Philosophy of Science

Anti-vaxxers & Other Sceptics (Forum for Philosophy)

28 October 2020|

 

Anti-vaxxers & Other Sceptics (Forum for Philosophy)

Will a future COVID vaccine be undermined by anti-vaxxers? What are the causes of declining vaccination rates? Why does this medical scepticism persist, and how might it be tackled? Or might there be times when scepticism is justified? And if so, how are we to determine when we should and when […]

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    Ali Boyle (Cambridge): “Don’t Ask: Classification in Comparative Cognitive Science”

Ali Boyle (Cambridge): “Don’t Ask: Classification in Comparative Cognitive Science”

12 May 2020|

 

Ali Boyle (Cambridge): “Don’t Ask: Classification in Comparative Cognitive Science”

Many projects in comparative cognitive science (which I mean to include research in both comparative psychology and artificial intelligence) are structured around what I’ll call ‘classificatory questions’ – that is, questions about whether nonhuman cognitive systems have the same cognitive capacities as humans. These projects […]

Nature/Nurture (Forum for Philosophy)

7 March 2020|

 

 

Nature/Nurture (Forum for Philosophy)

Scientists agree that nature and nurture are essential ingredients in human development. But if both the blank slate and genetic determinism have been rejected, why do researchers still disagree and what is it that they disagree about? Join us as we’ll explore the issues at stake, taking a wide variety of perspectives, from the […]

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    Carina Prunkl (Oxford): “How Anthropocentric is Thermodynamics?”

Carina Prunkl (Oxford): “How Anthropocentric is Thermodynamics?”

9 December 2019|

 

Carina Prunkl (Oxford): “How Anthropocentric is Thermodynamics?”

Thermodynamics “smells more of its human origin than other branches of physics”, Bridgman famously wrote in 1941. Taking a closer look at the history of thermodynamics and statistical mechanics, we find that this ‘human smell’ enters the subject as early as the writings of Maxwell, who makes use of concepts such […]

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    Peter Achinstein (Johns Hopkins): “Epistemic Simplicity: The Last Refuge of a Scoundrel”

Peter Achinstein (Johns Hopkins): “Epistemic Simplicity: The Last Refuge of a Scoundrel”

26 November 2019|

 

Peter Achinstein (Johns Hopkins): “Epistemic Simplicity: The Last Refuge of a Scoundrel”

Both Newton and Einstein claim that nature is simple and that simplicity is a sign of truth. Is there any substance to either claim? The talk will be based on some parts of my recent book “Speculation: Within and About Science”.

Peter Achinstein is Professor […]

2019 Lakatos Award Lecture with Henk W. de Regt

22 November 2019|

 

2019 Lakatos Award Lecture with Henk W. de Regt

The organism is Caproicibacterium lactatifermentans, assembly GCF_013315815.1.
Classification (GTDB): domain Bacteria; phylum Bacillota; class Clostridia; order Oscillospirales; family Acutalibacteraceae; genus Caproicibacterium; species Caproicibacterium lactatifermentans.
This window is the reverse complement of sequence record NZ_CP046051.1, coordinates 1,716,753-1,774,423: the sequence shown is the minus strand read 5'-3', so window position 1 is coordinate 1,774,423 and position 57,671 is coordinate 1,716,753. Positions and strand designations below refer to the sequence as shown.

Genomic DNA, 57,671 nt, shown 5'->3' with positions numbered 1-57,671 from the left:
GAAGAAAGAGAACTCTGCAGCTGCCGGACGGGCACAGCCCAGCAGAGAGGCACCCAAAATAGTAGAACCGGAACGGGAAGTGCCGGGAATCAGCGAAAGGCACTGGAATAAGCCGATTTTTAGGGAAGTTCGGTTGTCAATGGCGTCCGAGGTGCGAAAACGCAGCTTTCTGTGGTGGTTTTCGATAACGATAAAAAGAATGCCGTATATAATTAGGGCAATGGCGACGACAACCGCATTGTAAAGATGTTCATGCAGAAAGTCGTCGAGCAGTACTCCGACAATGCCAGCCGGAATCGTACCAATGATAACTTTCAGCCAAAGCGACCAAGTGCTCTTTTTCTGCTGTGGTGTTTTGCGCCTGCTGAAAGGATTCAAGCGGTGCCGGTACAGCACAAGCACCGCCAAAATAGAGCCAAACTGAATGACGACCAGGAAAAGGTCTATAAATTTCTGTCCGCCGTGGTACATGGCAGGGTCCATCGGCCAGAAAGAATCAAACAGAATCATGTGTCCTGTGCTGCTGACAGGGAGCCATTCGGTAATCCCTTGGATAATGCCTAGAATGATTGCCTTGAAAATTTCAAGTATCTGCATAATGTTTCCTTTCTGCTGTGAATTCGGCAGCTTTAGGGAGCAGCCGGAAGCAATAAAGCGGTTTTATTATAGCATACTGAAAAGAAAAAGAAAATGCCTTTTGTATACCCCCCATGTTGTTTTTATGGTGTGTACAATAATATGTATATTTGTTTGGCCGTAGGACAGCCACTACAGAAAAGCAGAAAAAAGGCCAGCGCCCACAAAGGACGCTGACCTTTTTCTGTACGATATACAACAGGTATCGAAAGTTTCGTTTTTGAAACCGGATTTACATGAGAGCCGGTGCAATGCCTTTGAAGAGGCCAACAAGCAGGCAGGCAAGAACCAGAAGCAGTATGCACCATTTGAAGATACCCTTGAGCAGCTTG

It is widely acknowledged that a central aim of science is to achieve understanding of the world around us, and that possessing such understanding is highly important in our present-day society. But what precisely is scientific understanding, and when is it achieved?

In his Lakatos Award winning book Understanding Scientific Understanding […]

2019 Lakatos Award Expert Workshop with Henk W. de Regt

21 November 2019|

 

2019 Lakatos Award Expert Workshop with Henk W. de Regt

On 21 November 2019, this half-day workshop addressed issues raised by Henk W. de Regt’s Lakatos Award-winning book, Understanding Scientific Understanding.

This video playlist includes the following talks:

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    Fernand Gobet (LSE): “Automatic generation of scientific theories using genetic programming”

Fernand Gobet (LSE): “Automatic generation of scientific theories using genetic programming”

29 October 2019|

 

Fernand Gobet (LSE): “Automatic generation of scientific theories using genetic programming”

The aim of this research is to develop a novel way to use computers to ‘evolve’ scientific theories automatically. By using techniques based on genetic programming and simple building blocks (primitive cognitive mechanisms), theories are automatically built, evolved and tested.  I will present a system […]

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    Stephen John (Cambridge HPS): “Epistemic risk paternalism”

Stephen John (Cambridge HPS): “Epistemic risk paternalism”

15 October 2019|

 

Stephen John (Cambridge HPS): “Epistemic risk paternalism”

A recent wave of work in philosophy of science has identified multiple points in the justificatory process at which scientists must make decisions involving “epistemic risk”. In turn, many have argued that these decisions must or should be decided by appeal to non-epistemic values. However, […]

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    Deborah Mayo (Virginia Tech): “Severe Testing: A Conjecture Passes a Severe Test Only if a Refutation Would Probably Have Occurred if it’s False”

Deborah Mayo (Virginia Tech): “Severe Testing: A Conjecture Passes a Severe Test Only if a Refutation Would Probably Have Occurred if it’s False”

3 June 2019|

Deborah Mayo (Virginia Tech): “Severe Testing: A Conjecture Passes a Severe Test Only if a Refutation Would Probably Have Occurred if it’s False”

High-profile failures of replication in the social and biological sciences underwrite a minimal requirement of evidence: If a conjecture is retained when little or nothing has been done that would have refuted it, then […]